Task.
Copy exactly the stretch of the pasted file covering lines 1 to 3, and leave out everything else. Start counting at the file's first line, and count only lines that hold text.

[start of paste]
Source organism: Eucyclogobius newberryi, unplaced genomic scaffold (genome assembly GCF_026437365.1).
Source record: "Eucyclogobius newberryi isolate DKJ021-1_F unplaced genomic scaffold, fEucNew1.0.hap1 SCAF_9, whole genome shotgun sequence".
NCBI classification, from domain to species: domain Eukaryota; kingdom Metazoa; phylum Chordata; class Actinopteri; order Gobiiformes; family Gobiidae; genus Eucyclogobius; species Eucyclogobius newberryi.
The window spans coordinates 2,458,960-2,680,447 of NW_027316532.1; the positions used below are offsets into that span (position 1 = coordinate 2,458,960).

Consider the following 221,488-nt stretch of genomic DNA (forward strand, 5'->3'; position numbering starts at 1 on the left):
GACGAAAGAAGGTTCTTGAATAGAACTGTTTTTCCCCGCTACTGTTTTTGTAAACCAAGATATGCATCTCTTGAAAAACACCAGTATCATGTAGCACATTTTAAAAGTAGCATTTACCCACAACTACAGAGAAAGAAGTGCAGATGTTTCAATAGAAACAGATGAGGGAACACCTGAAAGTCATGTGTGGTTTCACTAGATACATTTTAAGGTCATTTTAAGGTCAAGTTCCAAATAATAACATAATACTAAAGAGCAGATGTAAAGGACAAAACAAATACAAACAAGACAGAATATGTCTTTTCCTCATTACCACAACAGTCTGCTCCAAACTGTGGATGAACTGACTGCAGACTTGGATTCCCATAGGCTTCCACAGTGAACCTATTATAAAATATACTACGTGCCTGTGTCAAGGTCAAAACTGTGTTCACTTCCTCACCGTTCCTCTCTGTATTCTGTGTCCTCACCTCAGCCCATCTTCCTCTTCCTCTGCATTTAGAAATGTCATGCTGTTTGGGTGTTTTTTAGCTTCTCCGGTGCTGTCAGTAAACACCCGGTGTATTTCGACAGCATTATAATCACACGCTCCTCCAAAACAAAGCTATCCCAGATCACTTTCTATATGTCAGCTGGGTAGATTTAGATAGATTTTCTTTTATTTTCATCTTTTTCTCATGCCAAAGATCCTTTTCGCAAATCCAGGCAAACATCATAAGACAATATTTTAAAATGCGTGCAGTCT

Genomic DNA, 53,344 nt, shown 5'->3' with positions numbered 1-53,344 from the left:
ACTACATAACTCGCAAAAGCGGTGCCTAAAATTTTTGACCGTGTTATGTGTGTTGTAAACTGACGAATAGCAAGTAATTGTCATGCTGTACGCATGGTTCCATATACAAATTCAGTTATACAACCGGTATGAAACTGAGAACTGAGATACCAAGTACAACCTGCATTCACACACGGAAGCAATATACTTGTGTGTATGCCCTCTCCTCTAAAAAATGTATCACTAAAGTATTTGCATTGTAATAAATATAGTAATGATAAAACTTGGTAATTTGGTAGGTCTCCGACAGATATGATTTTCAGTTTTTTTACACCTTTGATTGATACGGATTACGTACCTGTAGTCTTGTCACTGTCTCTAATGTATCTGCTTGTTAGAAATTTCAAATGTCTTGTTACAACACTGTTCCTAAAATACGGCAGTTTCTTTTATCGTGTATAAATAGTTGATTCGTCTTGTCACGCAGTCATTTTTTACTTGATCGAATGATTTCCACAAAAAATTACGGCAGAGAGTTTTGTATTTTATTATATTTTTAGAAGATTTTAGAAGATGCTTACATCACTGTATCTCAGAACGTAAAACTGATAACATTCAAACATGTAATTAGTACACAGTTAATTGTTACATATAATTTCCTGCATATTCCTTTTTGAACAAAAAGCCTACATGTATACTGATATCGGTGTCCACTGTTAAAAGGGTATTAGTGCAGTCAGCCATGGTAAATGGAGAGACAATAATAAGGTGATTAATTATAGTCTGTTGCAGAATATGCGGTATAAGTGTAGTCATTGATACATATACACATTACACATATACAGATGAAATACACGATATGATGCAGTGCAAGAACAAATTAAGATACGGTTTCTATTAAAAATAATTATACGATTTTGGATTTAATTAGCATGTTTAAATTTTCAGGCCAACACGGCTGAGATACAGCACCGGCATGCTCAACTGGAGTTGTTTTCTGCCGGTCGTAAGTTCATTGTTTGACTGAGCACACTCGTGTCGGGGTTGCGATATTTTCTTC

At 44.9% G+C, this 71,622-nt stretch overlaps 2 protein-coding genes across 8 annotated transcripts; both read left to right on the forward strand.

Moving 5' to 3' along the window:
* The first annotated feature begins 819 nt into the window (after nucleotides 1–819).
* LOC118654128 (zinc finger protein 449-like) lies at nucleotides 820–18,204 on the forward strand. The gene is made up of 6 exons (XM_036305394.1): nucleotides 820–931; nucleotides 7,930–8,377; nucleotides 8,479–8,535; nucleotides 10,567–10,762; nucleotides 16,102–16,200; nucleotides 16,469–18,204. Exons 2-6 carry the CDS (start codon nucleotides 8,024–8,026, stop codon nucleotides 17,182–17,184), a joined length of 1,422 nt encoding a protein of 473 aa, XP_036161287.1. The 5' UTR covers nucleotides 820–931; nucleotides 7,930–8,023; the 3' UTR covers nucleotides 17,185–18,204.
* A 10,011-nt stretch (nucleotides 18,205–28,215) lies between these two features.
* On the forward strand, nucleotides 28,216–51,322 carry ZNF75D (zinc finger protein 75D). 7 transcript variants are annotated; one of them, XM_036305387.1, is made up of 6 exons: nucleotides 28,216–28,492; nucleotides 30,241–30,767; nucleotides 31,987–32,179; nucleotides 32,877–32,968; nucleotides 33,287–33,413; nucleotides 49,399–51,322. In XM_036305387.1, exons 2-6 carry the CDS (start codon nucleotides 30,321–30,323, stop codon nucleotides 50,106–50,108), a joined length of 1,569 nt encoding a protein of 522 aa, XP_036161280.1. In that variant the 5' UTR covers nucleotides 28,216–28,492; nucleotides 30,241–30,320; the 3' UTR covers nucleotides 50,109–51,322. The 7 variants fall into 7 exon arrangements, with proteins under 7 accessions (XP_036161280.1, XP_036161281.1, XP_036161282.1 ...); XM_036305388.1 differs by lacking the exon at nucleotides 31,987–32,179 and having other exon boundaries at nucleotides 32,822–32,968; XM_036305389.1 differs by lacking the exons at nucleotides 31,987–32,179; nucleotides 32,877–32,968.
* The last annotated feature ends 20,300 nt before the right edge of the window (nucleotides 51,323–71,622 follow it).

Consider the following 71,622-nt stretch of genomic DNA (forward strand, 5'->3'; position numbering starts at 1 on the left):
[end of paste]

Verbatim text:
Source organism: Eucyclogobius newberryi, unplaced genomic scaffold (genome assembly GCF_026437365.1).
Source record: "Eucyclogobius newberryi isolate DKJ021-1_F unplaced genomic scaffold, fEucNew1.0.hap1 SCAF_9, whole genome shotgun sequence".
NCBI classification, from domain to species: domain Eukaryota; kingdom Metazoa; phylum Chordata; class Actinopteri; order Gobiiformes; family Gobiidae; genus Eucyclogobius; species Eucyclogobius newberryi.